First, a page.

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Anna Phan | USLHC | USA

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LUMI LEVELING: What, Why and How?

I’m interrupting my descriptions of LHCb to discuss something more relevant to the current status of the LHC. Namely this LHC status from just after midnight the other day:

Ken has already discussed the luminosity record in this post, and today I’ll be discussing luminosity leveling (LUMI LEVELING). You may be wondering what this has got to do with LHCb? Well, interaction point 8 (IP8) is where LHCb is located as can be seen in this image:

Aidan has timely discussed what luminosity is in this post where he said that larger instantaneous luminosity means having more events, we want to do everything we can to increase instantaneous luminosity. However, if you’ve been looking at the LHC luminosity plots for 2011, like the one for peak instantaneous luminosity below, you might have noticed that the instantaneous luminosities of ALICE and LHCb are lower than those of ATLAS and CMS.

The reason for the difference between the experiments is that the design instantaneous luminosities for LHCb and ALICE are much lower than for ATLAS and CMS. The target instantaneous luminosity for LHCb is \(2 \times 10^{32} cm^{-2} s^{-1} \) to \(3 \times 10^{32} cm^{-2} s^{-1}\) and for ALICE is \(5 \times 10^{29} cm^{-2} s^{-1} \) to \(5 \times 10^{30} cm^{-2} s^{-1}\) while ATLAS and CMS are designed for an instantaneous luminosity of \(10^{34} cm^{-2} s^{-1}\).

This means that while the LHC operators are trying to maximise instantaneous luminosity at ATLAS and CMS, they are also trying to provide LHCb and ALICE with their appropriate luminosities.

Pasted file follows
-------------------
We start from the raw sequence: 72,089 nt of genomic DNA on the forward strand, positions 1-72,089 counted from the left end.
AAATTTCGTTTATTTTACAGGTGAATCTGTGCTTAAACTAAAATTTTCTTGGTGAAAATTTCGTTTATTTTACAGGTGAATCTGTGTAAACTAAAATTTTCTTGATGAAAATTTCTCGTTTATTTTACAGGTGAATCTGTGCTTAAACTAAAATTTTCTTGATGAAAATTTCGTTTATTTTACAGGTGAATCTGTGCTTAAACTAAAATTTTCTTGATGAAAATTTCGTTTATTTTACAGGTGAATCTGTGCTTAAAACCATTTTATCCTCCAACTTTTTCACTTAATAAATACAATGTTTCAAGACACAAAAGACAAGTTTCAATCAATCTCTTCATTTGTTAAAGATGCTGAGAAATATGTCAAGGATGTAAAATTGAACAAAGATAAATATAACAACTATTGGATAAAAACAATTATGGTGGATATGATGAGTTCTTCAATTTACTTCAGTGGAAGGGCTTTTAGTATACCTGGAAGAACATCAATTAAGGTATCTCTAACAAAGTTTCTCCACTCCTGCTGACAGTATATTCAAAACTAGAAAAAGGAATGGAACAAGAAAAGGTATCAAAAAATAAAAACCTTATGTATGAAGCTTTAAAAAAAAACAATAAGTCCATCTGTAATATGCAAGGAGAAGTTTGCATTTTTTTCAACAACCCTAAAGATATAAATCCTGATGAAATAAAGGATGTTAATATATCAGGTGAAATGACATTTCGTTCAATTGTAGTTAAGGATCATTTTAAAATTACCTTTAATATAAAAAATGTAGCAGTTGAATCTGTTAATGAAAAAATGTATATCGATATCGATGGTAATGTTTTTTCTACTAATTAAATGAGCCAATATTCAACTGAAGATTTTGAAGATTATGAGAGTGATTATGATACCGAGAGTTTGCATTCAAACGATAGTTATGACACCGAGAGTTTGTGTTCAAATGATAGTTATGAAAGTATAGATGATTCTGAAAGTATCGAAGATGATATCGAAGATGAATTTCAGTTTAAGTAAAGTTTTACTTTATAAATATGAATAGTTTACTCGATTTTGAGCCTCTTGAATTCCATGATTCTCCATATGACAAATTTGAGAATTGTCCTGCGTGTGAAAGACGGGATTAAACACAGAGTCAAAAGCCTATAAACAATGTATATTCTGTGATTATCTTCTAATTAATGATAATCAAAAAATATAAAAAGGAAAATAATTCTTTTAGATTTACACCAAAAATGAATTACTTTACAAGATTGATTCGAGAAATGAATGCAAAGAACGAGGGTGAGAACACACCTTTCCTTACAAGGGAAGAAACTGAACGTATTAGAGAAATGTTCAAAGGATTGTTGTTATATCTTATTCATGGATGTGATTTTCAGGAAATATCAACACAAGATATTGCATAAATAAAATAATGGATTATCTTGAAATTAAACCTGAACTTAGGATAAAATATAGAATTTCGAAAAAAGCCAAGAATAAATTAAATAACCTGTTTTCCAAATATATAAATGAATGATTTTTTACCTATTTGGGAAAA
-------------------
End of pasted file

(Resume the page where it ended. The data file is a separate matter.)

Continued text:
As Aidan mentioned in his post, there are a couple of different ways to modify instantaneous luminosity: you can change the number of proton bunches in the beam or you can change the area of the proton bunches that collide.

Last year the LHC operators optimised the collision conditions and this year have been increasing instantaneous luminosity by increasing the number of proton bunches.

The varying instantaneous luminosity requirements of the experiments have so far been handled by having a different number of proton bunches colliding at each of the interaction points. For example, last week there were 228 proton bunches in the beam, 214 of which were colliding in ATLAS and CMS, 12 of which were colliding in ALICE and 180 of which were colliding in LHCb.

However as more and more proton bunches are injected into the beam, it is not possible to continue to limit the instantaneous luminosity at ALICE and LHCb by limiting the number of colliding bunches. Instead, the LHC operators need to modify the collision conditions. This is what luminosity leveling refers to.

Luminosity leveling is performed by moving the proton beams relative to each other to modify the area available for interactions as the bunches pass through each other. This concept is much easier to explain diagrammatically: if the centres of the beams are aligned like on the left, there are more interactions than if they are offset from each other like on the right.

This luminosity leveling process can be seen in action in the graph below from the nice long LHC fill from last night. You can see the ATLAS and CMS luminosities slowly decreasing due to collisions, while the LHCb luminosity stays roughly constant at \(1.3 \times 10^{32} cm^{-2} s^{-1} \), where the vertical red lines are when the beam adjustments were made.


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